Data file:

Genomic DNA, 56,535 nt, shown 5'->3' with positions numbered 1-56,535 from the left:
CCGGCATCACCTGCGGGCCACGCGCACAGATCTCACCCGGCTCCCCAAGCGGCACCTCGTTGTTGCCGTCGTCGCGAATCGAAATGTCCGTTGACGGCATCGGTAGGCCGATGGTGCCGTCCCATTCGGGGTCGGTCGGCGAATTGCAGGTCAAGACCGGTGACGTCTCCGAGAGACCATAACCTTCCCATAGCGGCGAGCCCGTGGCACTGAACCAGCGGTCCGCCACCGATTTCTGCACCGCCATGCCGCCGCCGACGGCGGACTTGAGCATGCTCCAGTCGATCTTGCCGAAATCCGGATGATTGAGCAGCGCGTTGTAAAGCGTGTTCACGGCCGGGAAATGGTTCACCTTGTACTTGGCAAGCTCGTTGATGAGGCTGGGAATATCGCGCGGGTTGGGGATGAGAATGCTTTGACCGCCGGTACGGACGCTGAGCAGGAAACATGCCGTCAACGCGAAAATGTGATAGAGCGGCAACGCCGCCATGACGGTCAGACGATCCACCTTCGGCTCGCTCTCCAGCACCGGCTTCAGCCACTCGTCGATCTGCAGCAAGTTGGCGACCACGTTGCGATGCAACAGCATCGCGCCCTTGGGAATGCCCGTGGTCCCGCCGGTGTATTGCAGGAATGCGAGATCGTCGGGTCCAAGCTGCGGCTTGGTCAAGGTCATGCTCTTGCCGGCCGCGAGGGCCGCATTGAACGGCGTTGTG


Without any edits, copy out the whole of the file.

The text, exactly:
Genomic DNA, 56,535 nt, shown 5'->3' with positions numbered 1-56,535 from the left:
CCGGCATCACCTGCGGGCCACGCGCACAGATCTCACCCGGCTCCCCAAGCGGCACCTCGTTGTTGCCGTCGTCGCGAATCGAAATGTCCGTTGACGGCATCGGTAGGCCGATGGTGCCGTCCCATTCGGGGTCGGTCGGCGAATTGCAGGTCAAGACCGGTGACGTCTCCGAGAGACCATAACCTTCCCATAGCGGCGAGCCCGTGGCACTGAACCAGCGGTCCGCCACCGATTTCTGCACCGCCATGCCGCCGCCGACGGCGGACTTGAGCATGCTCCAGTCGATCTTGCCGAAATCCGGATGATTGAGCAGCGCGTTGTAAAGCGTGTTCACGGCCGGGAAATGGTTCACCTTGTACTTGGCAAGCTCGTTGATGAGGCTGGGAATATCGCGCGGGTTGGGGATGAGAATGCTTTGACCGCCGGTACGGACGCTGAGCAGGAAACATGCCGTCAACGCGAAAATGTGATAGAGCGGCAACGCCGCCATGACGGTCAGACGATCCACCTTCGGCTCGCTCTCCAGCACCGGCTTCAGCCACTCGTCGATCTGCAGCAAGTTGGCGACCACGTTGCGATGCAACAGCATCGCGCCCTTGGGAATGCCCGTGGTCCCGCCGGTGTATTGCAGGAATGCGAGATCGTCGGGTCCAAGCTGCGGCTTGGTCAAGGTCATGCTCTTGCCGGCCGCGAGGGCCGCATTGAACGGCGTTGTG